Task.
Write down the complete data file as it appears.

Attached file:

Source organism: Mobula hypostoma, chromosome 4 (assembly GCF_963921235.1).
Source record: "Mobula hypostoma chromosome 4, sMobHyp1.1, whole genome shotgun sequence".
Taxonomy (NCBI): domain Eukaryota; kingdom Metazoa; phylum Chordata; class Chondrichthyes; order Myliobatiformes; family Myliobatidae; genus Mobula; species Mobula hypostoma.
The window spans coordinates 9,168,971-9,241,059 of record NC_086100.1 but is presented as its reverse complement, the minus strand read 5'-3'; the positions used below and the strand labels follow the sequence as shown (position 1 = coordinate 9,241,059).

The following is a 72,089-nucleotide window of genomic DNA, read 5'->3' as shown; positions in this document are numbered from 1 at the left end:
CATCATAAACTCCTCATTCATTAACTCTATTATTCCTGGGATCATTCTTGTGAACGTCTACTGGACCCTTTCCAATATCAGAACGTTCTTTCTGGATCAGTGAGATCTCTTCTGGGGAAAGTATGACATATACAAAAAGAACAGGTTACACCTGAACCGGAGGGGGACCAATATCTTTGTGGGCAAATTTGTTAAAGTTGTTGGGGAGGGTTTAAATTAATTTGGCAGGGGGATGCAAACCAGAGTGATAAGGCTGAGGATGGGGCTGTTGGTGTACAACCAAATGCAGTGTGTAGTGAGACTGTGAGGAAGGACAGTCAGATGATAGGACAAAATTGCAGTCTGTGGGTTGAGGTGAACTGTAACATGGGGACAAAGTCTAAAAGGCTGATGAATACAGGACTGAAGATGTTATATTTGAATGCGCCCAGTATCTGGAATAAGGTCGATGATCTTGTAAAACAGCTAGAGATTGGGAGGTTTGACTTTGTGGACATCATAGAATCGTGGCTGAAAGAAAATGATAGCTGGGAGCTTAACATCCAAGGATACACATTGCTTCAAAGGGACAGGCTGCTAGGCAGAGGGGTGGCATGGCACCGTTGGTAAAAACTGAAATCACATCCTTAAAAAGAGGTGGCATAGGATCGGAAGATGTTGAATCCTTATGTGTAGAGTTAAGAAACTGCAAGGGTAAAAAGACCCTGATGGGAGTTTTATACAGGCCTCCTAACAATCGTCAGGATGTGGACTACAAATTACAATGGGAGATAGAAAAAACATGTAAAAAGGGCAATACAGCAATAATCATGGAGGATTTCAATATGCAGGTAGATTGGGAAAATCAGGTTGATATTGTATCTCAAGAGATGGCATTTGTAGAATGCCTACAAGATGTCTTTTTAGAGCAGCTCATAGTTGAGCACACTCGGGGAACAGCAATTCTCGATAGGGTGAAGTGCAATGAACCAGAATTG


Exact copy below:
Source organism: Mobula hypostoma, chromosome 4 (assembly GCF_963921235.1).
Source record: "Mobula hypostoma chromosome 4, sMobHyp1.1, whole genome shotgun sequence".
Taxonomy (NCBI): domain Eukaryota; kingdom Metazoa; phylum Chordata; class Chondrichthyes; order Myliobatiformes; family Myliobatidae; genus Mobula; species Mobula hypostoma.
The window spans coordinates 9,168,971-9,241,059 of record NC_086100.1 but is presented as its reverse complement, the minus strand read 5'-3'; the positions used below and the strand labels follow the sequence as shown (position 1 = coordinate 9,241,059).

The following is a 72,089-nucleotide window of genomic DNA, read 5'->3' as shown; positions in this document are numbered from 1 at the left end:
CATCATAAACTCCTCATTCATTAACTCTATTATTCCTGGGATCATTCTTGTGAACGTCTACTGGACCCTTTCCAATATCAGAACGTTCTTTCTGGATCAGTGAGATCTCTTCTGGGGAAAGTATGACATATACAAAAAGAACAGGTTACACCTGAACCGGAGGGGGACCAATATCTTTGTGGGCAAATTTGTTAAAGTTGTTGGGGAGGGTTTAAATTAATTTGGCAGGGGGATGCAAACCAGAGTGATAAGGCTGAGGATGGGGCTGTTGGTGTACAACCAAATGCAGTGTGTAGTGAGACTGTGAGGAAGGACAGTCAGATGATAGGACAAAATTGCAGTCTGTGGGTTGAGGTGAACTGTAACATGGGGACAAAGTCTAAAAGGCTGATGAATACAGGACTGAAGATGTTATATTTGAATGCGCCCAGTATCTGGAATAAGGTCGATGATCTTGTAAAACAGCTAGAGATTGGGAGGTTTGACTTTGTGGACATCATAGAATCGTGGCTGAAAGAAAATGATAGCTGGGAGCTTAACATCCAAGGATACACATTGCTTCAAAGGGACAGGCTGCTAGGCAGAGGGGTGGCATGGCACCGTTGGTAAAAACTGAAATCACATCCTTAAAAAGAGGTGGCATAGGATCGGAAGATGTTGAATCCTTATGTGTAGAGTTAAGAAACTGCAAGGGTAAAAAGACCCTGATGGGAGTTTTATACAGGCCTCCTAACAATCGTCAGGATGTGGACTACAAATTACAATGGGAGATAGAAAAAACATGTAAAAAGGGCAATACAGCAATAATCATGGAGGATTTCAATATGCAGGTAGATTGGGAAAATCAGGTTGATATTGTATCTCAAGAGATGGCATTTGTAGAATGCCTACAAGATGTCTTTTTAGAGCAGCTCATAGTTGAGCACACTCGGGGAACAGCAATTCTCGATAGGGTGAAGTGCAATGAACCAGAATTG